Global Networks

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  • Created by: em42
  • Created on: 04-05-15 11:21
1. What types of global connections tie the world together as never before?
Mobile phones, even in remote areas. Instant personal & business internet communication. Low-cost jet air travel. Cable & satellite media channels. Favourtie brands e.g. Coca-Cola, Nike etc. available globally.
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2. Why can it be easy to forget that this connectivity isn't available to everybody?
Living in the UK with an annual income of £15 000 might allow access to most of th connections yet ~6 bn people worldwide live on lower incomes.
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3. What does the worldwide disparity in connections mean?
The disparity means that some places benefit from global networks & become 'switched-on' while others remain poor & 'switched-off'.
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4. How have commercial jetliners changed from the 1950s to 2007?
In the 1950s, the first commercial jetliner, DeHavilland Comet, could carry 100 passengers 5 000 km. The 2007 Airbus A830 can carry up to 850 people 15 000 km.
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5. How have low-cost airlines changed air travel?
Airlines such as EasyJet & Ryanair have made air travel available to a wide market & are spreading to the developing world e.g. India's Air Deccan launched in 2003.
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6. What are some of the effects of increased air travel?
Reduces perceived distance between places. Increases cultural mixing, exotic places become 'normal' experiences. Allows workers to move cheaply to areas of demand. Allows TNCs to move personnel & goods between production & sales locations.
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7. Why does air travel connect some places more than others?
The greatest connection density is between 'global hubs' in North America, Europe & Asia.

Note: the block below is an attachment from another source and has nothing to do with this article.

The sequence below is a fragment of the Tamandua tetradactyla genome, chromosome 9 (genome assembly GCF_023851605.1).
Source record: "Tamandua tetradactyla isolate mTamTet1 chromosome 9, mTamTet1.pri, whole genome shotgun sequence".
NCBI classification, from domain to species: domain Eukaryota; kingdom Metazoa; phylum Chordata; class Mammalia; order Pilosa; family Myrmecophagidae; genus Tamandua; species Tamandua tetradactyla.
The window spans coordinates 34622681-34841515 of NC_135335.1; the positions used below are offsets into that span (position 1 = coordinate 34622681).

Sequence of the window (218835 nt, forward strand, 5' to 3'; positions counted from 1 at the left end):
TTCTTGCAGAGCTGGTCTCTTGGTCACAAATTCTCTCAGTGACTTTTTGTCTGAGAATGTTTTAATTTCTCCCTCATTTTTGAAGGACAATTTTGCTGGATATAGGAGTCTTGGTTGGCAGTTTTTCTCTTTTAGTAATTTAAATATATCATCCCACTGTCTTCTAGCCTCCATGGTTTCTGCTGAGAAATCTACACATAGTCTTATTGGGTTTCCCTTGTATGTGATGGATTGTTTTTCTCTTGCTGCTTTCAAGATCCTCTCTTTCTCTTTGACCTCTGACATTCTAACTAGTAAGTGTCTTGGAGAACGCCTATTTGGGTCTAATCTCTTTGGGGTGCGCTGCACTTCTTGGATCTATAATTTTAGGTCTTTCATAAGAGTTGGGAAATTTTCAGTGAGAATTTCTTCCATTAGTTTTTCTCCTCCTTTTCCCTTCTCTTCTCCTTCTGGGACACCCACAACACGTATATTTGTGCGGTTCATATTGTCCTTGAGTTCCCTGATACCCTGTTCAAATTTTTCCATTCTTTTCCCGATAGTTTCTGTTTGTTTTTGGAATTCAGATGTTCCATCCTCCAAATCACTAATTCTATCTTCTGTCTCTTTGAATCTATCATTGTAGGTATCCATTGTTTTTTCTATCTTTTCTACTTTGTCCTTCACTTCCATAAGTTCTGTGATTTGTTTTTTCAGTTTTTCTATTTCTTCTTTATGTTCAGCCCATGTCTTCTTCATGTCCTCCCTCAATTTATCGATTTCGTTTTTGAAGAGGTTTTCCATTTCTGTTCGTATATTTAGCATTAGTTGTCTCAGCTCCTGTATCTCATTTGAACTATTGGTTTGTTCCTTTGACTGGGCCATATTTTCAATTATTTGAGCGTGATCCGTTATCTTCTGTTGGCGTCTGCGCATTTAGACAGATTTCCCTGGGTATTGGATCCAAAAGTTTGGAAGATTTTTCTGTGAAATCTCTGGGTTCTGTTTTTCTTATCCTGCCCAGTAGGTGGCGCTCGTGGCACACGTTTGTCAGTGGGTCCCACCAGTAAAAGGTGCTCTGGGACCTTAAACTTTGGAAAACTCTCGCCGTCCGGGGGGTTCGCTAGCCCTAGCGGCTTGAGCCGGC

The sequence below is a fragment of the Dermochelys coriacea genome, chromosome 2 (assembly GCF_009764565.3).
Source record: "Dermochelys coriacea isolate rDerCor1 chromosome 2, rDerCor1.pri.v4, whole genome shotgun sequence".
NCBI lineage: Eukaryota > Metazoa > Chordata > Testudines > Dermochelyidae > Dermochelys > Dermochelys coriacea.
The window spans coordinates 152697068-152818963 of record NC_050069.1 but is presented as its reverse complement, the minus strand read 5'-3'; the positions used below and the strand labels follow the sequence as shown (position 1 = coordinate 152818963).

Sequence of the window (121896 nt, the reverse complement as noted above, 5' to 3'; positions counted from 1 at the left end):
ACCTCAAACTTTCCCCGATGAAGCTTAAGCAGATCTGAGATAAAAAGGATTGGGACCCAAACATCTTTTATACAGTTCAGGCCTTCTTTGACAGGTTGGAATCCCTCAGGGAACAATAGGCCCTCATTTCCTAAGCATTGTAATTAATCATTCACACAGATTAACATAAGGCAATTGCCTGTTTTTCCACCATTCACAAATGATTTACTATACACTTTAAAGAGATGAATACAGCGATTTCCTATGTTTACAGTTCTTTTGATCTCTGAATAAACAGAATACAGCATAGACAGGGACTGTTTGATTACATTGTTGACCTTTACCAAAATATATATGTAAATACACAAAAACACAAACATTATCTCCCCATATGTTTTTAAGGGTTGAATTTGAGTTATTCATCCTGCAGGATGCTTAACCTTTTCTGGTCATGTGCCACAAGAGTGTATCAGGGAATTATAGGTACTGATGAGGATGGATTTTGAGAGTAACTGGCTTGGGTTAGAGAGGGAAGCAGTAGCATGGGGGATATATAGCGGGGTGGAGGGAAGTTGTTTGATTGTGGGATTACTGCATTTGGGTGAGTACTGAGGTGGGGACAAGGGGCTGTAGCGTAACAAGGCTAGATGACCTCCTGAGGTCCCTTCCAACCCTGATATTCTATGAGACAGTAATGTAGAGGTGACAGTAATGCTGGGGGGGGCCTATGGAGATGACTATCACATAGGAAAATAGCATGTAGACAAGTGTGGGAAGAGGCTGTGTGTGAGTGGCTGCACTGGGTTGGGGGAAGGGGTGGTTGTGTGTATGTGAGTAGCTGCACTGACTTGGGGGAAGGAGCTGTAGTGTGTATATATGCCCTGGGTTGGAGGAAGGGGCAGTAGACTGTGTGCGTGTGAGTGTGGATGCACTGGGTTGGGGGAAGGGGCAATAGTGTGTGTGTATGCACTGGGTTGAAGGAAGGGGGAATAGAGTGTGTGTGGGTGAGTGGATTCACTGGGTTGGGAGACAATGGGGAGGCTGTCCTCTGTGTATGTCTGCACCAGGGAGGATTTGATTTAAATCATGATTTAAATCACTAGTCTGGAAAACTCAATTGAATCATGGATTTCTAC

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8. What is meant by the term 'global hub'?
They are world cities/'global regions'. All are in economic core areas of the world & are centres of great wealth.
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9. Give an example of how hubs are extremely well connected to each other.
The financial, TNC & travel connections between London & Tokyo.
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10. What do hubs act as?
They act as regional nodes integrating the gloabl economic cores such as the EU & connecting them to other cores.
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11. What do TNCs from hubs do?
They invest in emerging hubs, e.g. Banglaore in India & Shanghai in China, thus creating new connections.
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12. What have linkages between governments, TNCs and international organisations produced?
A global super-rich class of media executives, lawyers, accountants, PR people, bankers & retailers who live in hubs & hop between them.
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13. How has the internet grown?
It was a technology that was rare in the mid-1990s & ~1.9 bn people were using the internet in 2010. Yet the growth has been uneven, creating a 'digital divide' between the developed & developing world.
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14. How does the 'digital divide' link to income levels?
The internet requires: a PC/laptop, a complex & reliable telecommunications infrastrucutre, internet service providers (ISPs), the ability to pay for a connection & companies willing to invest in providing services e.g. online booking & shopping.
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15. What does usage growth of the internet show?
Usage growth in the developing world is rapid, but low density. Africa remains the big 'loser' in terms of internet use.
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16. Compare the estimated internet use in 2010 of Africa and North America.
Africa: % population (penetration) - 10.9, % of total world users - 5.6, usage growth '00-'10 (%) - 2 350. North America: % population (penetration) - 77.4, % of total world users - 13.5, usage growth '00-'10 (%) - 150
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17. There are numerous benefits to the internet and it has a significant role in development, what does it provide?
Education & health advice. Reduced isolation of rural areas. Access to the best price for buying & selling goods. Business opportunities e.g. online shopping. Communication with branch plants & customers. 'Technological leapfrogging' (bypassing
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17. There are numerous benefits to the internet and it has a significant role in development, what does it provide? [continued]
of stages that others had to go through). Exchange of political ideas & information (although some countries such as China, Myanmar & North Korea may restrict access to this information).
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18. The internet has reduced the need to travel but how has it increased the demand for travel?
It allows for the 'exploration' of distant places, plus online booking of holidays, flights & tours.